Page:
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Old 2010-12-18, 22:32   #1
Brain
 
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Default Run P-1 twice (or 1.5x)?

I sometimes get LL asignments for exponents that have only experienced stage 1 of P-1. I know that PrimeNet chooses a higher B1 value then. Wouldn't it make sense to run only stage 2 again on my PC which offers enough RAM to Prime95? I thought most factors were found in stage 2...
Moreover, I cannot get manual assignments or use undoc options to manually do only stage 2...
Any thoughts? It's a question of probability.

Last fiddled with by Brain on 2010-12-18 at 22:36 Reason: typo
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Old 2010-12-19, 02:04   #2
Mini-Geek
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To run stage 2, you have to have an end result from stage 1. I think for GIMPS numbers this is several MB. It should be possible to run stage 2 on a different computer from stage 1, but you can't only run stage 2.
I think about half of the factors should be found in stage 2 (when it's run).

Last fiddled with by Mini-Geek on 2010-12-19 at 02:06
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Old 2010-12-19, 03:10   #3
markr
 
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Quote:
Originally Posted by Brain View Post
I sometimes get LL asignments for exponents that have only experienced stage 1 of P-1. I know that PrimeNet chooses a higher B1 value then. Wouldn't it make sense to run only stage 2 again on my PC which offers enough RAM to Prime95? I thought most factors were found in stage 2...
Moreover, I cannot get manual assignments or use undoc options to manually do only stage 2...
Any thoughts? It's a question of probability.
You can get estimates of the probabilities here: http://mersenne-aries.sili.net/prob.php

Consensus is that doing more P-1 is usually not worth it, unless it's a case like 48090437, which had been done to B1=2500, B2=5000.
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Old 2010-12-19, 10:32   #4
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I have just received my first P-1 test and it has gone to stage 2. I allocate 512MB of memory by default. Upon completion, it stated,

Code:
[Work thread Dec 19 04:22] Starting stage 1 GCD - please be patient.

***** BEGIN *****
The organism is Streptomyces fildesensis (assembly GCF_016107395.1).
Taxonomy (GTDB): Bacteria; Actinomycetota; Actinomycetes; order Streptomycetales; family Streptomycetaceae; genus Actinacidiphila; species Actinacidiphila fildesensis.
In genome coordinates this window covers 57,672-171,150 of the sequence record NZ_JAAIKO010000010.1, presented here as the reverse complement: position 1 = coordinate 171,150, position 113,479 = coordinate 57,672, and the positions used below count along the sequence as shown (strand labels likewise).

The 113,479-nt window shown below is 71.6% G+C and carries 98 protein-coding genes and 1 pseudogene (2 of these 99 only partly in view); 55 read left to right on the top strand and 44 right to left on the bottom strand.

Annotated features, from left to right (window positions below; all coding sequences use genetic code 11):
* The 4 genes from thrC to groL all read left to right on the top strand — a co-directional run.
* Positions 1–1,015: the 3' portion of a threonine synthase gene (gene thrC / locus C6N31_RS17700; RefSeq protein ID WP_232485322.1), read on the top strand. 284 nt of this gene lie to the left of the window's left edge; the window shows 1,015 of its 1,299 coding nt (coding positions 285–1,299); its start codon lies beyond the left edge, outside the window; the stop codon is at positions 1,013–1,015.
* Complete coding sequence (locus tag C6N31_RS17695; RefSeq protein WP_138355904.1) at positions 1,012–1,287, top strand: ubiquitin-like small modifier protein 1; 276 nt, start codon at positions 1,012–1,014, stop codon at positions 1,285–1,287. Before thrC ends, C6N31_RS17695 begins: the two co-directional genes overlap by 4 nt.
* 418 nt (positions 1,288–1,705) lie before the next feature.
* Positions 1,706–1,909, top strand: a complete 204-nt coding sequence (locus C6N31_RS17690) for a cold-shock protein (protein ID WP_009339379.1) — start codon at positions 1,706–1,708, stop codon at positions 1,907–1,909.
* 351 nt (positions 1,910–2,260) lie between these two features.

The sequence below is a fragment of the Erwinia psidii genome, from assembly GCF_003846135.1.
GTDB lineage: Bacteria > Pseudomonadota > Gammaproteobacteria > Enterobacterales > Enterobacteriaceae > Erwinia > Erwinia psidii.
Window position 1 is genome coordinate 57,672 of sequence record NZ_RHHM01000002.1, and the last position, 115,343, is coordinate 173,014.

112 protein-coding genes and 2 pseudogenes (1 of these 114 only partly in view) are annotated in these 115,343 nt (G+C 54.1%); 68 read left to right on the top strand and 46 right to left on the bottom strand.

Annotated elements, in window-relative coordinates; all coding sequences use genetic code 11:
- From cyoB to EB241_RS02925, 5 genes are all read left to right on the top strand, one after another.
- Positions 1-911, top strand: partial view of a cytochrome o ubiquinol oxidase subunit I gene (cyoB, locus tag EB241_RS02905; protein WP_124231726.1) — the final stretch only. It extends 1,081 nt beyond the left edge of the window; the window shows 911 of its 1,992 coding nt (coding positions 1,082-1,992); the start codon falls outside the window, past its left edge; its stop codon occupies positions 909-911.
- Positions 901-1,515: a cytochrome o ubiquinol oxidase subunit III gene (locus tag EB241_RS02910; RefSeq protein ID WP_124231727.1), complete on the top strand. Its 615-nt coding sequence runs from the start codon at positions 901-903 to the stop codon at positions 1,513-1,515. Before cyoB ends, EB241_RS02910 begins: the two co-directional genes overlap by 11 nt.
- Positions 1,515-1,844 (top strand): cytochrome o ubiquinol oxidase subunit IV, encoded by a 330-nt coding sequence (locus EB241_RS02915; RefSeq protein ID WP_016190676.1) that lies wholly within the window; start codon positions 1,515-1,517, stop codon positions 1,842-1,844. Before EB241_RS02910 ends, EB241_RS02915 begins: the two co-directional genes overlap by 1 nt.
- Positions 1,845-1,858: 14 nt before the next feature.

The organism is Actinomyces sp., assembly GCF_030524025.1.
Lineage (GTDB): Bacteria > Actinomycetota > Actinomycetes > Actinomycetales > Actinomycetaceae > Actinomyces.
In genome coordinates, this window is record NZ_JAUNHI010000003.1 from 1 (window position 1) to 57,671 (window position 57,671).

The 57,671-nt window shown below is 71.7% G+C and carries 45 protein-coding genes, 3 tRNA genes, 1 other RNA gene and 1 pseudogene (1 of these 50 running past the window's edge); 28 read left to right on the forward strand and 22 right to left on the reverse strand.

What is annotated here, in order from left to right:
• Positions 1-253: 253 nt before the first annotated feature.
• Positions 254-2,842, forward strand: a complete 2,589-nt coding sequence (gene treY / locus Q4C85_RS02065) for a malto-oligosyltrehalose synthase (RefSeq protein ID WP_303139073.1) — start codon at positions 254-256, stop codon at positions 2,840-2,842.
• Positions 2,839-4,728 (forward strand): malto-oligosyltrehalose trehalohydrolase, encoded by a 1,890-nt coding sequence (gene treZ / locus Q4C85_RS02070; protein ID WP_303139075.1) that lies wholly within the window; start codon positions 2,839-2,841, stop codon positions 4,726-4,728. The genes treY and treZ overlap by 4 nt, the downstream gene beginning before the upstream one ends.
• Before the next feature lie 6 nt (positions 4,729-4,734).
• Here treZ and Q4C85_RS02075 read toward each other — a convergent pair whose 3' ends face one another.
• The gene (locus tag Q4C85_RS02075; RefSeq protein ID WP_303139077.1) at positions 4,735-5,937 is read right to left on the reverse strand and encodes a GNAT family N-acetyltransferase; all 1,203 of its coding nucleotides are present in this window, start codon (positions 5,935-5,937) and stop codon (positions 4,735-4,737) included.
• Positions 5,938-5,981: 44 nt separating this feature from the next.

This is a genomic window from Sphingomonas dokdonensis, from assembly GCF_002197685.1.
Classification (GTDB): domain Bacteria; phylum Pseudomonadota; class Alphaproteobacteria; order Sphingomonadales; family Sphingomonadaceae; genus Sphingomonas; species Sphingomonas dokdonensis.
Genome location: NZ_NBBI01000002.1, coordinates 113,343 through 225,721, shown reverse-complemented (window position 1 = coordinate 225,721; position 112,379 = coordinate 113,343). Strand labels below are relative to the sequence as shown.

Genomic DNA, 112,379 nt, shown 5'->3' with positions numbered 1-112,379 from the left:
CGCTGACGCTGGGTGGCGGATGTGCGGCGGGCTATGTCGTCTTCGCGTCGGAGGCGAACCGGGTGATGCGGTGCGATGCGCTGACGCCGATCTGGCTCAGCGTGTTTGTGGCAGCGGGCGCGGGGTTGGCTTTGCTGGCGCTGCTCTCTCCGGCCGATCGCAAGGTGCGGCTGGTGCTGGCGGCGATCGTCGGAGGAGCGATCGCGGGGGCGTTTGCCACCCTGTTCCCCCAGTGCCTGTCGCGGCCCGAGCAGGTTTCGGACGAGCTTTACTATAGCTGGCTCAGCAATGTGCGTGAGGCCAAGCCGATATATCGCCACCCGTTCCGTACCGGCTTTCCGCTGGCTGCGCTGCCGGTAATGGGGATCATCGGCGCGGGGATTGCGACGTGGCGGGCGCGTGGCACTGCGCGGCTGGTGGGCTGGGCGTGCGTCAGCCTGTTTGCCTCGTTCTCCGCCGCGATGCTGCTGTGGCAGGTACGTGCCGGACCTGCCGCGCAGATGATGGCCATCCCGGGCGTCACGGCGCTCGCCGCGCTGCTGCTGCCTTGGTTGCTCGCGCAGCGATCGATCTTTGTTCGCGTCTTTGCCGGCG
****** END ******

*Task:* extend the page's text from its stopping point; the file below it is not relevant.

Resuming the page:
[Work thread Dec 19 04:24] Stage 1 GCD complete. Time: 112.506 sec.
[Work thread Dec 19 04:24] Using 498MB of memory.  Processing 19 relative primes (0 of 480 already processed).
[Work thread Dec 19 04:33] M47907107 stage 2 is 1.38% complete. Time: 548.246 sec.
Would it help or adversely affect the outcome if I bumped it up to 1024 (1GB) of RAM? How do I know the optimal memory allocation for a given test? Are there only two stages to this process (is it like factoring but with extra work?)?
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Old 2010-12-19, 11:51   #5
Mr. P-1
 
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Quote:
Originally Posted by imwithid View Post
I have just received my first P-1 test and it has gone to stage 2. I allocate 512MB of memory by default. Upon completion, it stated,

Code:
[Work thread Dec 19 04:22] Starting stage 1 GCD - please be patient.
[Work thread Dec 19 04:24] Stage 1 GCD complete. Time: 112.506 sec.
[Work thread Dec 19 04:24] Using 498MB of memory.  Processing 19 relative primes (0 of 480 already processed).
[Work thread Dec 19 04:33] M47907107 stage 2 is 1.38% complete. Time: 548.246 sec.
Would it help or adversely affect the outcome if I bumped it up to 1024 (1GB) of RAM?
It will have no effect on the final result, but you will complete the computation a little more quickly.

If you had increased the memory before Stage 1 had completed, it would have recomputed the bounds, resulting in a slightly deeper P-1 test and giving you a slightly greater chance of finding a factor.

Quote:
How do I know the optimal memory allocation for a given test? Are there only two stages to this process.